Children with disabilities experience benefits from telehealth
Children who have disabilities are major users of telehealth and telecare services, according to a new study called ‘Telehealth in paediatric orthopaedic surgery in Queensland: a 10-year review’.
The study focused on the use of telehealth services in orthopaedic paediatrics through the Royal Children’s Hospital in Queensland, aiming to fill the considerable gap in research on the use of such services among children. It also sought to determine which conditions those using this service suffered from.
Research was conducted over a 10 year period, focusing on 126 patients with a mean age of just 6 years. It found that children who have known disabilities make up a significant proportion of those who use telemedicine services, and 40 per cent of those in the study suffered from cerebral palsy. This suggests telehealth can be not only beneficial to children, but also anyone living with a disability. There are a range of products and services available to help provide care, monitoring and assistance to those who are disabled and choose to live at home, including motion detectors and personal alarms.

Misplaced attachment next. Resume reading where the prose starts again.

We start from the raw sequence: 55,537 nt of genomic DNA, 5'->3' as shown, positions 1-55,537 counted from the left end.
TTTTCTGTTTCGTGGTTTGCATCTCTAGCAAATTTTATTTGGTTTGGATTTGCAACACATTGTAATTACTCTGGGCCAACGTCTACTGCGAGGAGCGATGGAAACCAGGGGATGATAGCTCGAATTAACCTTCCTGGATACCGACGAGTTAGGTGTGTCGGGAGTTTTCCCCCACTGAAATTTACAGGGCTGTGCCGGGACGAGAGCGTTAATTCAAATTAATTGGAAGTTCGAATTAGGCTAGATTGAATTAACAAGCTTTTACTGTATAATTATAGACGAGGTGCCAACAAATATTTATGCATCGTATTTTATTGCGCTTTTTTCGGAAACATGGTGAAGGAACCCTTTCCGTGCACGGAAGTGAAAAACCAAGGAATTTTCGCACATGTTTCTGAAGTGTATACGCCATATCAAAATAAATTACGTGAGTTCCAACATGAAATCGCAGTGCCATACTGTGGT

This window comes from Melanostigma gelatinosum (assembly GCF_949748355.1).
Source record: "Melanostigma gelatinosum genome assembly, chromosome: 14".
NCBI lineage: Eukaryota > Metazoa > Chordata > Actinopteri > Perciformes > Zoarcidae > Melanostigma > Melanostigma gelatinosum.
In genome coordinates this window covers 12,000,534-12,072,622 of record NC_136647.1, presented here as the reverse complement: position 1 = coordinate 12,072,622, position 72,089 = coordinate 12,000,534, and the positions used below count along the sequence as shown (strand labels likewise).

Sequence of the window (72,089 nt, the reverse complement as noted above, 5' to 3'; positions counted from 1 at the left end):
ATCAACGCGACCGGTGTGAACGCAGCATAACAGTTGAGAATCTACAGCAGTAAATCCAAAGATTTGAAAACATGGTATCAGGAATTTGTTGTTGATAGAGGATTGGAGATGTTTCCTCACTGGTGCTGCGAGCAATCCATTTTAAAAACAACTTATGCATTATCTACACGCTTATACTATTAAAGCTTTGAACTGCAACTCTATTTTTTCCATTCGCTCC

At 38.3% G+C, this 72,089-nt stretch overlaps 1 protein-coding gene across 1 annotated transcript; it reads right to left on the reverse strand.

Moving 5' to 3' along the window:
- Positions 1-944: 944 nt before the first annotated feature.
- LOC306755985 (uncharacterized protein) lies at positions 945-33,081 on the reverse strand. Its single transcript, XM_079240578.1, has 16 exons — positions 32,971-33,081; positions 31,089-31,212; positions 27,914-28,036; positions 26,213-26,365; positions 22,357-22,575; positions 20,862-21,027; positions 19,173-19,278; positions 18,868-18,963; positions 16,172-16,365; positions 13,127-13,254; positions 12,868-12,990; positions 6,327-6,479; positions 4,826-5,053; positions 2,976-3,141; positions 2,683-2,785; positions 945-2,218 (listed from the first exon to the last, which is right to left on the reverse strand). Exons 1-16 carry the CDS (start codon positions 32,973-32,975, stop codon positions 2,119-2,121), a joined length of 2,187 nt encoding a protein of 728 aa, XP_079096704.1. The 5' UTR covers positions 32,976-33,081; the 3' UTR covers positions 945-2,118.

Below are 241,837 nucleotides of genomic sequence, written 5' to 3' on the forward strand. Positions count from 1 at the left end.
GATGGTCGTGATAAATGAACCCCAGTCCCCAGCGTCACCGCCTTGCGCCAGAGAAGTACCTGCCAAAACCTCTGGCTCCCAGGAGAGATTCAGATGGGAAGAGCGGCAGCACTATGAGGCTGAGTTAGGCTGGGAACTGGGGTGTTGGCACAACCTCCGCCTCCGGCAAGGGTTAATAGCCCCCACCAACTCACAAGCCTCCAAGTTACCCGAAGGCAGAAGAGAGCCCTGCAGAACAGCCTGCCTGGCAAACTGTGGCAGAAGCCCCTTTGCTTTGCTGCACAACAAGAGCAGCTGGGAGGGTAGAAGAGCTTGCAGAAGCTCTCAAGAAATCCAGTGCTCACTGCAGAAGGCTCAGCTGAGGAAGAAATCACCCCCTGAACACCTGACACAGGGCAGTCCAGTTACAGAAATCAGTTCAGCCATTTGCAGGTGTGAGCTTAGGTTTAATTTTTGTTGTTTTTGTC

Investigators involved in the study said the costs and difficulty surrounding transporting disabled people to health services could be a contributing factor in their use of telecare solutions, particularly for people living in rural and remote areas. This means patients can minimise their time spent travelling to and from appointments but still receive care and assistance through technology.
Aside from cerebral palsy, other patients who used telehealth suffered from intellectual disabilities, congenital syndrome and lower limb malalignment.
The researchers stressed that telehealth can have an incredibly important role in caring for patients with a disability due to its ability to minimise the cost and inconvenience of patient transport.
– Ruth Skinner-Smith, RN, Clinical Services Manager